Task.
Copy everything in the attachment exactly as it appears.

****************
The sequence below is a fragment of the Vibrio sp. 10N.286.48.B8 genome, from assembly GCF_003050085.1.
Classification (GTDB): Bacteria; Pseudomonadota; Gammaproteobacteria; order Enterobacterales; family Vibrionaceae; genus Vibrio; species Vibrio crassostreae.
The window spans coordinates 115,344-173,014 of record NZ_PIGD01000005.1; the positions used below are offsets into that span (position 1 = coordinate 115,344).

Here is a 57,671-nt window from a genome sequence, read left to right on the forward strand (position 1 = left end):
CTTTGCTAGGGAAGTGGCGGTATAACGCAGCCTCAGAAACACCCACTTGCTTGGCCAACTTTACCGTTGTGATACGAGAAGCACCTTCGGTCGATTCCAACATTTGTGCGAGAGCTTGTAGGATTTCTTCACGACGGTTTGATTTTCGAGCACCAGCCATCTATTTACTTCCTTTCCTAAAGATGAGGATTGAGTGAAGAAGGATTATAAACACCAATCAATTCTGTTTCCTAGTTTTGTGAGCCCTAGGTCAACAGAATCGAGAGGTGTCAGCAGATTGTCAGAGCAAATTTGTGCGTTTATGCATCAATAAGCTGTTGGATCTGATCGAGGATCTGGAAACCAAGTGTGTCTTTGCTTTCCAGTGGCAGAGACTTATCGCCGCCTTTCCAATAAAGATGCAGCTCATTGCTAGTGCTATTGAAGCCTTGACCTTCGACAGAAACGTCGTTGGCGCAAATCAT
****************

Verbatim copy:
The sequence below is a fragment of the Vibrio sp. 10N.286.48.B8 genome, from assembly GCF_003050085.1.
Classification (GTDB): Bacteria; Pseudomonadota; Gammaproteobacteria; order Enterobacterales; family Vibrionaceae; genus Vibrio; species Vibrio crassostreae.
The window spans coordinates 115,344-173,014 of record NZ_PIGD01000005.1; the positions used below are offsets into that span (position 1 = coordinate 115,344).

Here is a 57,671-nt window from a genome sequence, read left to right on the forward strand (position 1 = left end):
CTTTGCTAGGGAAGTGGCGGTATAACGCAGCCTCAGAAACACCCACTTGCTTGGCCAACTTTACCGTTGTGATACGAGAAGCACCTTCGGTCGATTCCAACATTTGTGCGAGAGCTTGTAGGATTTCTTCACGACGGTTTGATTTTCGAGCACCAGCCATCTATTTACTTCCTTTCCTAAAGATGAGGATTGAGTGAAGAAGGATTATAAACACCAATCAATTCTGTTTCCTAGTTTTGTGAGCCCTAGGTCAACAGAATCGAGAGGTGTCAGCAGATTGTCAGAGCAAATTTGTGCGTTTATGCATCAATAAGCTGTTGGATCTGATCGAGGATCTGGAAACCAAGTGTGTCTTTGCTTTCCAGTGGCAGAGACTTATCGCCGCCTTTCCAATAAAGATGCAGCTCATTGCTAGTGCTATTGAAGCCTTGACCTTCGACAGAAACGTCGTTGGCGCAAATCAT